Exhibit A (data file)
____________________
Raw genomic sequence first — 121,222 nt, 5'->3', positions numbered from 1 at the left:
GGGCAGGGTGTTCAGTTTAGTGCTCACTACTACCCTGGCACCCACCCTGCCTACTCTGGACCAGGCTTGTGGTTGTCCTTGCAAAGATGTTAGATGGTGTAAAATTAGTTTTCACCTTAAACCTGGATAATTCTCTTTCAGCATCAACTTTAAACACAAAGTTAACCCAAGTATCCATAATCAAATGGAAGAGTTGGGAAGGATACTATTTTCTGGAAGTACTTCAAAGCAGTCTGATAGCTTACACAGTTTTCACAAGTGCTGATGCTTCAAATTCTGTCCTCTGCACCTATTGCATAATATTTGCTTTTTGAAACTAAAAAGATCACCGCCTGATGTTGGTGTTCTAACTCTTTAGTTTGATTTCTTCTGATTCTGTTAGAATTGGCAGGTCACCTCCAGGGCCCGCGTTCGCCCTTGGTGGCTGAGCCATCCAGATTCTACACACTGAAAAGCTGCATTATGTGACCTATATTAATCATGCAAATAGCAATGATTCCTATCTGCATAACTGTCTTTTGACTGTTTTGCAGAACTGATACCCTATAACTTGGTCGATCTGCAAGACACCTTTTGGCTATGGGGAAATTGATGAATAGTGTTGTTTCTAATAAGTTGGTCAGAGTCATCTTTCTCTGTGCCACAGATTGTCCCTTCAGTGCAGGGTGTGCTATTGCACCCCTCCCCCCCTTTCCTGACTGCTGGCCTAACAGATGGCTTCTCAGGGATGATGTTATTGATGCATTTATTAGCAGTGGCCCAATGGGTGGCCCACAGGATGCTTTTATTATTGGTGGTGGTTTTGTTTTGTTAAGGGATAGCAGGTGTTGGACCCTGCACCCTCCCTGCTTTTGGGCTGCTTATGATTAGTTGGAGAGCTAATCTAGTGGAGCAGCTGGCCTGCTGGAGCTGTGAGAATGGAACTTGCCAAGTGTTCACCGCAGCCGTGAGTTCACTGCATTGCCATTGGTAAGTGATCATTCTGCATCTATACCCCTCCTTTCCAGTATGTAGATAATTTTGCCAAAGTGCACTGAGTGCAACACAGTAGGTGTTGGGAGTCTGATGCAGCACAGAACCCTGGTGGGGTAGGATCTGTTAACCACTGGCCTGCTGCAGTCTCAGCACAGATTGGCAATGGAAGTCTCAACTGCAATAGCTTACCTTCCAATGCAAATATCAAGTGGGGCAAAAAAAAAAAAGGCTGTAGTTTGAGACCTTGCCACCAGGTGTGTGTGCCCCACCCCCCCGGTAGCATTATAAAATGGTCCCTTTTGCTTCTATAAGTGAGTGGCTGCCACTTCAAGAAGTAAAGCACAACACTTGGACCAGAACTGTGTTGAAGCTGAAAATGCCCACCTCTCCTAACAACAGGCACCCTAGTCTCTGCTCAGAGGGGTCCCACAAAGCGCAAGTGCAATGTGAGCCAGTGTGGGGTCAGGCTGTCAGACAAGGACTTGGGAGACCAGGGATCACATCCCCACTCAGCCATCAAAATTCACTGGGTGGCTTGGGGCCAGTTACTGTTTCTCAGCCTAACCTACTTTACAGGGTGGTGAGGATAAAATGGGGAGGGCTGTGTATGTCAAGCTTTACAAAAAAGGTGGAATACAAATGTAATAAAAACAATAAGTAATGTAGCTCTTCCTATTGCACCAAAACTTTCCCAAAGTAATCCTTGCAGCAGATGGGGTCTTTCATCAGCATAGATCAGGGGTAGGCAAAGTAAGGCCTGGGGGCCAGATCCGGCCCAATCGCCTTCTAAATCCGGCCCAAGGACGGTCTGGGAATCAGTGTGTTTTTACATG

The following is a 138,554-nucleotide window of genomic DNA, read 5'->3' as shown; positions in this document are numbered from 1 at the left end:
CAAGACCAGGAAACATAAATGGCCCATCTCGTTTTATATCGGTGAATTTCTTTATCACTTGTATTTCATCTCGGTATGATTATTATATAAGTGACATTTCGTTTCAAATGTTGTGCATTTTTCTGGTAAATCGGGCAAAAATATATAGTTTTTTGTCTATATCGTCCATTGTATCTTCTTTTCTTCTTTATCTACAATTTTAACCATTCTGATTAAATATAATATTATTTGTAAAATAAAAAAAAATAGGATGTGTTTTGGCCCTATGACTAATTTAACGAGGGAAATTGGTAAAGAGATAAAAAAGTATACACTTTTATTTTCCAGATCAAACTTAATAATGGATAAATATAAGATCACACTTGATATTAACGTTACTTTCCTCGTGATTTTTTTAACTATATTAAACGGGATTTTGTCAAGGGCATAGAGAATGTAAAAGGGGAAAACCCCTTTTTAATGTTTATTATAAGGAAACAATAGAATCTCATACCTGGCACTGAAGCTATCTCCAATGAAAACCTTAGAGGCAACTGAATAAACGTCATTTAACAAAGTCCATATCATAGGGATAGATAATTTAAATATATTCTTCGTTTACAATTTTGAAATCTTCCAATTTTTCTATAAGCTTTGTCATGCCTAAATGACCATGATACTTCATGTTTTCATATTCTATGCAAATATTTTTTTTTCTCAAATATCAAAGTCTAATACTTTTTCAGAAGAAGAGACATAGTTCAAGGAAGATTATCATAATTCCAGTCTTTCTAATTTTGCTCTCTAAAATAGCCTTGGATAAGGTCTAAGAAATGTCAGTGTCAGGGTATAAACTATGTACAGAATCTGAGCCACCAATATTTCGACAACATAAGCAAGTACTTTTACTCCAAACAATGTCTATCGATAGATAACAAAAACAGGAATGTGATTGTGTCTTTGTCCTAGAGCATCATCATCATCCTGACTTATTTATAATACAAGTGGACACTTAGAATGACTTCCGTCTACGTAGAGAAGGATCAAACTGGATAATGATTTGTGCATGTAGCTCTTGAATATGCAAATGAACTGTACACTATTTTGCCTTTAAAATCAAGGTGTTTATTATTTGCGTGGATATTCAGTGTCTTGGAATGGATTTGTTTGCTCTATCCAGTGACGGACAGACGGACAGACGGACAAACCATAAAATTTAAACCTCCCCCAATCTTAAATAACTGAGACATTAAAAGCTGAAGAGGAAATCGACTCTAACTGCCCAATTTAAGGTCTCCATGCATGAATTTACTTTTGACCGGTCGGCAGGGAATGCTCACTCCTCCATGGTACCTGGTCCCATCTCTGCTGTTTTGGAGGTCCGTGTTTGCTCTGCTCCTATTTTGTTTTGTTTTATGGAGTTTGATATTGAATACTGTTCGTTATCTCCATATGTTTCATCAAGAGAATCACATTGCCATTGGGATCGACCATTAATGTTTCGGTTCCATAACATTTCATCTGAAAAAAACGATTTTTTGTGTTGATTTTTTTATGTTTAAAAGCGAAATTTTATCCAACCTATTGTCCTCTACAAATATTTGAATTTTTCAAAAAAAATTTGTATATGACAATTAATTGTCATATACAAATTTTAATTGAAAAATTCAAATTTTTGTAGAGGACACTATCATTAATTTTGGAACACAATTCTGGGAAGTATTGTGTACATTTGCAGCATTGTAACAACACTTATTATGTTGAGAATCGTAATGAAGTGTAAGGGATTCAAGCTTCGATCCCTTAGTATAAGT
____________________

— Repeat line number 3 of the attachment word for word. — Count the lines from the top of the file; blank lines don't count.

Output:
The following is a 138,554-nucleotide window of genomic DNA, read 5'->3' as shown; positions in this document are numbered from 1 at the left end: